Nobel Prize

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The Nobel Prizes (definite form, singular, Swedish: Nobelpriset, Norwegian: Nobelprisen) are annual international awards bestowed by Scandinavian committees in recognition of cultural and scientific advances. The will of the Swedish chemist Alfred Nobel, the inventor of dynamite, established the prizes in 1895. The prizes in Physics, Chemistry, Physiology or Medicine, Literature, and Peace were first awarded in 1901. The Sveriges Riksbank Prize in Economic Sciences in Memory of Alfred Nobel was instituted by Sveriges Riksbank in 1968 and was first awarded in 1969. Although technically not a Nobel Prize, its announcements and presentations are made along with the other prizes, with the exception of the Peace Prize which is awarded in Oslo, Norway. Each Nobel Prize is regarded as the most prestigious award in its field.[1]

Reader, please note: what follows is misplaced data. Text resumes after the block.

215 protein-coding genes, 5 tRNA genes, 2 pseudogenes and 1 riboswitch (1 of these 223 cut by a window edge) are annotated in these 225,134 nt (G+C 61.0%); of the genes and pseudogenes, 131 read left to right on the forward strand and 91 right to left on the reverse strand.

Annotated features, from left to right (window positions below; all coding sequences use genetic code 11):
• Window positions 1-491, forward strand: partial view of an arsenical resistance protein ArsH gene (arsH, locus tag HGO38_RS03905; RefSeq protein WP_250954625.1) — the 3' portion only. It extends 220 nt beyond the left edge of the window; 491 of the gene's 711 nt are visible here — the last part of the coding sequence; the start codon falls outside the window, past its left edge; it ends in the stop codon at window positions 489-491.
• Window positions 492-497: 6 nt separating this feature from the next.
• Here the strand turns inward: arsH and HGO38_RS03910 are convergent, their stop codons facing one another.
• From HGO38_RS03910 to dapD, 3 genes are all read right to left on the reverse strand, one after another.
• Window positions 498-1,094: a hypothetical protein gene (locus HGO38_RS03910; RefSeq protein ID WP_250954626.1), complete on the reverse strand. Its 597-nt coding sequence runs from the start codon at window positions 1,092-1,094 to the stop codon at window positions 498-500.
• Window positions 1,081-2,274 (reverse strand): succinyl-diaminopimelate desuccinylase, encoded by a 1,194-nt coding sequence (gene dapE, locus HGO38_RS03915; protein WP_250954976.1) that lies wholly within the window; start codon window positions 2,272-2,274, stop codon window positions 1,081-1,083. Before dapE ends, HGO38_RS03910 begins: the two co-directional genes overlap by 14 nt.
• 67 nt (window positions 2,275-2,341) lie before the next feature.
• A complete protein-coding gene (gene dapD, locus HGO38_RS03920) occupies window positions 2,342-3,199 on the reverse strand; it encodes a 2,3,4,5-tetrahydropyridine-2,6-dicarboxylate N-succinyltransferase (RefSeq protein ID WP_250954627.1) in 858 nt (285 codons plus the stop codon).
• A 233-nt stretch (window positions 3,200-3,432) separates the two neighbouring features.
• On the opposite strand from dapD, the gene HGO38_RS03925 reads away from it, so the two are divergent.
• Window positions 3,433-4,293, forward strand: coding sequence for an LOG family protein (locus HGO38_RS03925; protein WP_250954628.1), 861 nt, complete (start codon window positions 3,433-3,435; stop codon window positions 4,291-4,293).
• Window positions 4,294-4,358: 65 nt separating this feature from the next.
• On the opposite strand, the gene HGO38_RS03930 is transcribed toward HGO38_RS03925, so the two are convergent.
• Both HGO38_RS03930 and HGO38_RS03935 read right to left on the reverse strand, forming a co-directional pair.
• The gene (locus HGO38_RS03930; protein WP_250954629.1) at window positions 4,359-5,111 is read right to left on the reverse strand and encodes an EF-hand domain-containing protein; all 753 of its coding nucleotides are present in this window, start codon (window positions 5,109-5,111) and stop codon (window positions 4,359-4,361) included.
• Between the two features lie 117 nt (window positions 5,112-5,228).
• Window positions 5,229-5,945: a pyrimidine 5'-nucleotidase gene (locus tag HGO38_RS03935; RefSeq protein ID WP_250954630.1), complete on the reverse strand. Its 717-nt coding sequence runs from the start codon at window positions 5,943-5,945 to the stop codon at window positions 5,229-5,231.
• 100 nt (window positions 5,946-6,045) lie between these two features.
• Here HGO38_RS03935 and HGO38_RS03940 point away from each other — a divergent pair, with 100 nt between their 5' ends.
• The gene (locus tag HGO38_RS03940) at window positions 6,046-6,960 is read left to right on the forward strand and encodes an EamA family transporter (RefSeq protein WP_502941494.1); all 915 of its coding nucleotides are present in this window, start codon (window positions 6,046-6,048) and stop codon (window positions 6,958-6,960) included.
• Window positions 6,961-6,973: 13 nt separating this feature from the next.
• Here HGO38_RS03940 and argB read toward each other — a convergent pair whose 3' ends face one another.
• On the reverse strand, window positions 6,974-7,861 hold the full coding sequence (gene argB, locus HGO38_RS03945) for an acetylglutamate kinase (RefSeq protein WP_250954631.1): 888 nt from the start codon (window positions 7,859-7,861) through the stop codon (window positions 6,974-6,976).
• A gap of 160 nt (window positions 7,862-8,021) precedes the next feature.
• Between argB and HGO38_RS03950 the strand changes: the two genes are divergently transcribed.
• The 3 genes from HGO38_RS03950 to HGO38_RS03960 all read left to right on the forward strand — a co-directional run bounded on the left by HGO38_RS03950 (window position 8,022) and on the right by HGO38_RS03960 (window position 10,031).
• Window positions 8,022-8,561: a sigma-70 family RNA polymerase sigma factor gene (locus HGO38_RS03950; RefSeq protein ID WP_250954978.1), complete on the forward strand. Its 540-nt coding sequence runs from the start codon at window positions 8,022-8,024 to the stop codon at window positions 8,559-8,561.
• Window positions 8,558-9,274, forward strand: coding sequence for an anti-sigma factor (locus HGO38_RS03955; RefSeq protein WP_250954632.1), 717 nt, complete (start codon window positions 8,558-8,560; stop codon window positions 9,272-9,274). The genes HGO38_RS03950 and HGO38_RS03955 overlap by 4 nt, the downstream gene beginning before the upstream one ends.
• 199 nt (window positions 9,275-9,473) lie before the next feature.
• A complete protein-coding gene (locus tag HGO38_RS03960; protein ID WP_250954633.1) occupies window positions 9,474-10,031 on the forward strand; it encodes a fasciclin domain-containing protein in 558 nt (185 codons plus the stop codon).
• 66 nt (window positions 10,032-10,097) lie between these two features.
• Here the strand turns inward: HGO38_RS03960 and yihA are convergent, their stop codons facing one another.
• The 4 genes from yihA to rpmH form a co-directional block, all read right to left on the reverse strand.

The Royal Swedish Academy of Sciences awards the Nobel Prize in Physics, the Nobel Prize in Chemistry, and the Nobel Memorial Prize in Economic Sciences. The Nobel Assembly at Karolinska Institutet awards the Nobel Prize in Physiology or Medicine. The Swedish Academy grants the Nobel Prize in Literature. The Nobel Peace Prize is not awarded by a Swedish organisation but by the Norwegian Nobel Committee.

Each recipient, or laureate, is presented with a gold medal, a diploma, and a sum of money which depends on the Nobel Foundation's income that year. In 2009, each prize was worth 10 million SEK (c. US$1.4 million). The prize cannot be awarded posthumously, unless the winner of the prize has passed away after the prize's announcement. Nor may a prize be shared among more than three people. The average number of laureates per prize has increased substantially over the 20th century.[2]

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